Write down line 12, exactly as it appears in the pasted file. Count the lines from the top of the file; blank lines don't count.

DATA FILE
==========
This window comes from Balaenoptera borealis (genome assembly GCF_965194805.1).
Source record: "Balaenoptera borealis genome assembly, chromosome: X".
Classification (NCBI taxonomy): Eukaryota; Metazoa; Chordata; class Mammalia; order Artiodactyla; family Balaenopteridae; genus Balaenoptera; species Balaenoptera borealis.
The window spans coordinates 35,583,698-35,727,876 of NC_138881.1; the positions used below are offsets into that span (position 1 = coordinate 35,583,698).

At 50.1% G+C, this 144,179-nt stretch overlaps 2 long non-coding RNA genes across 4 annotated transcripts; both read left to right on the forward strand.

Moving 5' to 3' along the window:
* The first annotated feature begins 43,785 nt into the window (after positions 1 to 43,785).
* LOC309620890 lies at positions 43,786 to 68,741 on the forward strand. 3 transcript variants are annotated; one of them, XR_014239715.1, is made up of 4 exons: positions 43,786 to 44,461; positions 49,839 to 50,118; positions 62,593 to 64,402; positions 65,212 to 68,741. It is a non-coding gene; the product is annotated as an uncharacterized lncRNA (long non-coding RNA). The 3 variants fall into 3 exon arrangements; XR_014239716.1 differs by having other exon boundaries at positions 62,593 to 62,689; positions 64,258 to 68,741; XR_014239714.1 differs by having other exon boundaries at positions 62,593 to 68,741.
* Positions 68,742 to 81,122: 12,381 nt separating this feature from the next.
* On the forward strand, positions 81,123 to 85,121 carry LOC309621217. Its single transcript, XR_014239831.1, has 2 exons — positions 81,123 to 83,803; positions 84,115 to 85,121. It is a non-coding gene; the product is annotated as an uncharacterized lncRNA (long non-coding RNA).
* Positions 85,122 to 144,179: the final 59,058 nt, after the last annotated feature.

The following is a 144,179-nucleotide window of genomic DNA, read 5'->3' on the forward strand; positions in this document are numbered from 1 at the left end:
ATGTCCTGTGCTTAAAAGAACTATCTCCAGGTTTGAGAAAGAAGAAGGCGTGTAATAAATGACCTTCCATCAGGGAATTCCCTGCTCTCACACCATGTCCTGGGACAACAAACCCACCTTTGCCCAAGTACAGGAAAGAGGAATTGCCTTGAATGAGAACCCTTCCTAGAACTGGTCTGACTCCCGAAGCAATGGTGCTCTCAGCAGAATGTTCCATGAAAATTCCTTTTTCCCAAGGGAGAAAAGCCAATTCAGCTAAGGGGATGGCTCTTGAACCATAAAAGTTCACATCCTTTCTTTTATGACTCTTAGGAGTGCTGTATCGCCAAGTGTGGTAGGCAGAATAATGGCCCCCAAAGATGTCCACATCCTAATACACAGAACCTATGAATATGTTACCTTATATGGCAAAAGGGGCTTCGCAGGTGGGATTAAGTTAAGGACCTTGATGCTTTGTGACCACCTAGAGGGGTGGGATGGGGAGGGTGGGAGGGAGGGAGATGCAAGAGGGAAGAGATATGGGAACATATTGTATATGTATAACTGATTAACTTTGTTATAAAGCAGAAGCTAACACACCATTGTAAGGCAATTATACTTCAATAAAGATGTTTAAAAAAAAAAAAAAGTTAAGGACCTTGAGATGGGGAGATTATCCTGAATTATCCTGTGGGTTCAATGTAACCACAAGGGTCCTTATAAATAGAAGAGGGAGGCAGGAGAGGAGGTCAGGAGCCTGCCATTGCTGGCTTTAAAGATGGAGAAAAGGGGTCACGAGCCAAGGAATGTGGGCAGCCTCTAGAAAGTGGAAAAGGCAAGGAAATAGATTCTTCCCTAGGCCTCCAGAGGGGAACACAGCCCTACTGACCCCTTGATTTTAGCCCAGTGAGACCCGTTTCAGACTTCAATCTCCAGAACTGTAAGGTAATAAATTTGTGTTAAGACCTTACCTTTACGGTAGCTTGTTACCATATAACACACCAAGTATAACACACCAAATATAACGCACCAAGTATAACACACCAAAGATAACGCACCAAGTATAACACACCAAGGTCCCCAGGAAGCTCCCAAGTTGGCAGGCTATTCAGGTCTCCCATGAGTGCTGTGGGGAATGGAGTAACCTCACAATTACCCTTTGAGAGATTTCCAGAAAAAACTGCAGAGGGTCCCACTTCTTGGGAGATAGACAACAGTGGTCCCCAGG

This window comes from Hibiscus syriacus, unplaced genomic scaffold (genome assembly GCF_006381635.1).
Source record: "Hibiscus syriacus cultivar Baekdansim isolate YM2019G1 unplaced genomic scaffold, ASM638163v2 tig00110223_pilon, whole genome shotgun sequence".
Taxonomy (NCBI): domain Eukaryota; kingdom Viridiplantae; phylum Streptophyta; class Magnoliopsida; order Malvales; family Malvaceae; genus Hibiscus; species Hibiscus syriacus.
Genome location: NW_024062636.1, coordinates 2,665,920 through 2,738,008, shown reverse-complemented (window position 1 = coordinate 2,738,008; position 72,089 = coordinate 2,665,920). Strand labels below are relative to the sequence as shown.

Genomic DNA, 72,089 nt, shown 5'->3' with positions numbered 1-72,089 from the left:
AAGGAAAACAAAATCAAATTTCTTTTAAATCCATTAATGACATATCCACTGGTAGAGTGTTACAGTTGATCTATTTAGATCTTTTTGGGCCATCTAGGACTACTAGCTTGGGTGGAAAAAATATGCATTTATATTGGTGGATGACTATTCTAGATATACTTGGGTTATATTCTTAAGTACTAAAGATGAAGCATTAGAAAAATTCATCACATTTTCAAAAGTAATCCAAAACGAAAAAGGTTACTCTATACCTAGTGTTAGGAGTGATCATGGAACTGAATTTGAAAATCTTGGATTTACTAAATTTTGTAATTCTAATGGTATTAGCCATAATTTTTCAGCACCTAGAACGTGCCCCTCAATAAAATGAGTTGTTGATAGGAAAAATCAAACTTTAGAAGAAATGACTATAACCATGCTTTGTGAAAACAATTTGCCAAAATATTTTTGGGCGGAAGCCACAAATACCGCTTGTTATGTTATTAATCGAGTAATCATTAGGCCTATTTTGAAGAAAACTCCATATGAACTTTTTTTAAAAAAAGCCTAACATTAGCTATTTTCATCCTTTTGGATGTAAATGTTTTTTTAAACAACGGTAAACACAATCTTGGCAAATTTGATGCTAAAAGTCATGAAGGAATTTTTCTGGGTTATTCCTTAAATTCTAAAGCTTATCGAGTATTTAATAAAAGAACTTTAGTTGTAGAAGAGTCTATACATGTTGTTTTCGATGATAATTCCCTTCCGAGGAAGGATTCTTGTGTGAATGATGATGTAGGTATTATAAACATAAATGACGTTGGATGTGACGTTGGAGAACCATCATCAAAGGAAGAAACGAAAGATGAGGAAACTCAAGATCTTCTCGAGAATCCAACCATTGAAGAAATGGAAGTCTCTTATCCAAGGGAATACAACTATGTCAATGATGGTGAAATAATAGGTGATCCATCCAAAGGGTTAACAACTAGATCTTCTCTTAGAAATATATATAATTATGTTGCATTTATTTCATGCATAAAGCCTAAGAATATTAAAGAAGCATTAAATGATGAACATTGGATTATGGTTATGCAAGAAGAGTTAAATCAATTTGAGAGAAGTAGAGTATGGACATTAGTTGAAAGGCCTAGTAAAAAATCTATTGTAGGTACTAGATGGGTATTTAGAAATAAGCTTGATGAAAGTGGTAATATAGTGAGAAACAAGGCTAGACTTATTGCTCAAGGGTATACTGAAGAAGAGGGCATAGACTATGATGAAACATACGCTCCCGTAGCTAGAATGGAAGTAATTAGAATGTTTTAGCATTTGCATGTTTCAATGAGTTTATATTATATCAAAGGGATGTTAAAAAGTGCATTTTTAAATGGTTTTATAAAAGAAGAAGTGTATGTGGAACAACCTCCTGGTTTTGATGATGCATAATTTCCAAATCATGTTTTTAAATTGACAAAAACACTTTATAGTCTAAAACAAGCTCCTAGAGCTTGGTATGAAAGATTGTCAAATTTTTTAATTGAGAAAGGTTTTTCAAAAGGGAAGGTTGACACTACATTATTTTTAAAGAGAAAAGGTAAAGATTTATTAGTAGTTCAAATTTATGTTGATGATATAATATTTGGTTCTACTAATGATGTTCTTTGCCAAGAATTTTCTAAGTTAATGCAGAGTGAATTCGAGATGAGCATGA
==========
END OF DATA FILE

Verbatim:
The following is a 144,179-nucleotide window of genomic DNA, read 5'->3' on the forward strand; positions in this document are numbered from 1 at the left end: